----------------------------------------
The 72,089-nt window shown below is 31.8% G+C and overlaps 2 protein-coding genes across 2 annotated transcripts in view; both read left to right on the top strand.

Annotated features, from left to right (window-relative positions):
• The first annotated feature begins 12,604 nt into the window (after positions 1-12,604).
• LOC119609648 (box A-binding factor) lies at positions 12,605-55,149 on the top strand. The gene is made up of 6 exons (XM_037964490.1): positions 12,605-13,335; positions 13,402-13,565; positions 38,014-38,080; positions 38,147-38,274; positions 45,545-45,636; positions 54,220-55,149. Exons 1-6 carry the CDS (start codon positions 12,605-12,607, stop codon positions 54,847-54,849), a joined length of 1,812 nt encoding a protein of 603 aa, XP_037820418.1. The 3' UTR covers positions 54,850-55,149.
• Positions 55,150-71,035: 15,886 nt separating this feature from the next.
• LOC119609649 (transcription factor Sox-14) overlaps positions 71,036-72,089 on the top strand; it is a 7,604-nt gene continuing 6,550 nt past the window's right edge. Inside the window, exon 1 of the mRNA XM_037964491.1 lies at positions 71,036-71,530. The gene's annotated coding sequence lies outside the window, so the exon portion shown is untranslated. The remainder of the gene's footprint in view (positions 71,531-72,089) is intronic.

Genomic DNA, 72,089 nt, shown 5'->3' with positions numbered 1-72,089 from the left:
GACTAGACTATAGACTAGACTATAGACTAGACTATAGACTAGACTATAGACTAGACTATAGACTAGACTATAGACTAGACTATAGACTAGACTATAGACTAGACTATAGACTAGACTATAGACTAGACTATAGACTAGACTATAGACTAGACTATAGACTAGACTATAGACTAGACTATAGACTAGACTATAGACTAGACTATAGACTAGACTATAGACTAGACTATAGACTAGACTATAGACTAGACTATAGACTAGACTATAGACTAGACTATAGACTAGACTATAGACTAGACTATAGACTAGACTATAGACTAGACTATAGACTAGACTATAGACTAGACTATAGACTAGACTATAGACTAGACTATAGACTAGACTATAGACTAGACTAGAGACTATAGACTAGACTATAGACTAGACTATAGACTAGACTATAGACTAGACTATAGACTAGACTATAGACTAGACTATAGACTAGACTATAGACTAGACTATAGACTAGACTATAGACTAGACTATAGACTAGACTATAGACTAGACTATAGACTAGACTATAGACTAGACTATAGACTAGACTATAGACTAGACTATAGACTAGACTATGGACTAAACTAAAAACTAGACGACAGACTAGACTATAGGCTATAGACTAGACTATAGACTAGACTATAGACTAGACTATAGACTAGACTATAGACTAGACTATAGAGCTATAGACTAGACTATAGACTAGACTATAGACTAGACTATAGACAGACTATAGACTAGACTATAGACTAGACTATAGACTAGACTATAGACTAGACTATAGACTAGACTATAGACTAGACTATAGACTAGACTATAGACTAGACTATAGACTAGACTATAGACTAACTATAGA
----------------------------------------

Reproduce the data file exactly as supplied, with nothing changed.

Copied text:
The 72,089-nt window shown below is 31.8% G+C and overlaps 2 protein-coding genes across 2 annotated transcripts in view; both read left to right on the top strand.

Annotated features, from left to right (window-relative positions):
• The first annotated feature begins 12,604 nt into the window (after positions 1-12,604).
• LOC119609648 (box A-binding factor) lies at positions 12,605-55,149 on the top strand. The gene is made up of 6 exons (XM_037964490.1): positions 12,605-13,335; positions 13,402-13,565; positions 38,014-38,080; positions 38,147-38,274; positions 45,545-45,636; positions 54,220-55,149. Exons 1-6 carry the CDS (start codon positions 12,605-12,607, stop codon positions 54,847-54,849), a joined length of 1,812 nt encoding a protein of 603 aa, XP_037820418.1. The 3' UTR covers positions 54,850-55,149.
• Positions 55,150-71,035: 15,886 nt separating this feature from the next.
• LOC119609649 (transcription factor Sox-14) overlaps positions 71,036-72,089 on the top strand; it is a 7,604-nt gene continuing 6,550 nt past the window's right edge. Inside the window, exon 1 of the mRNA XM_037964491.1 lies at positions 71,036-71,530. The gene's annotated coding sequence lies outside the window, so the exon portion shown is untranslated. The remainder of the gene's footprint in view (positions 71,531-72,089) is intronic.

Genomic DNA, 72,089 nt, shown 5'->3' with positions numbered 1-72,089 from the left:
GACTAGACTATAGACTAGACTATAGACTAGACTATAGACTAGACTATAGACTAGACTATAGACTAGACTATAGACTAGACTATAGACTAGACTATAGACTAGACTATAGACTAGACTATAGACTAGACTATAGACTAGACTATAGACTAGACTATAGACTAGACTATAGACTAGACTATAGACTAGACTATAGACTAGACTATAGACTAGACTATAGACTAGACTATAGACTAGACTATAGACTAGACTATAGACTAGACTATAGACTAGACTATAGACTAGACTATAGACTAGACTATAGACTAGACTATAGACTAGACTATAGACTAGACTATAGACTAGACTATAGACTAGACTATAGACTAGACTATAGACTAGACTATAGACTAGACTAGAGACTATAGACTAGACTATAGACTAGACTATAGACTAGACTATAGACTAGACTATAGACTAGACTATAGACTAGACTATAGACTAGACTATAGACTAGACTATAGACTAGACTATAGACTAGACTATAGACTAGACTATAGACTAGACTATAGACTAGACTATAGACTAGACTATAGACTAGACTATAGACTAGACTATAGACTAGACTATGGACTAAACTAAAAACTAGACGACAGACTAGACTATAGGCTATAGACTAGACTATAGACTAGACTATAGACTAGACTATAGACTAGACTATAGACTAGACTATAGAGCTATAGACTAGACTATAGACTAGACTATAGACTAGACTATAGACAGACTATAGACTAGACTATAGACTAGACTATAGACTAGACTATAGACTAGACTATAGACTAGACTATAGACTAGACTATAGACTAGACTATAGACTAGACTATAGACTAGACTATAGACTAACTATAGA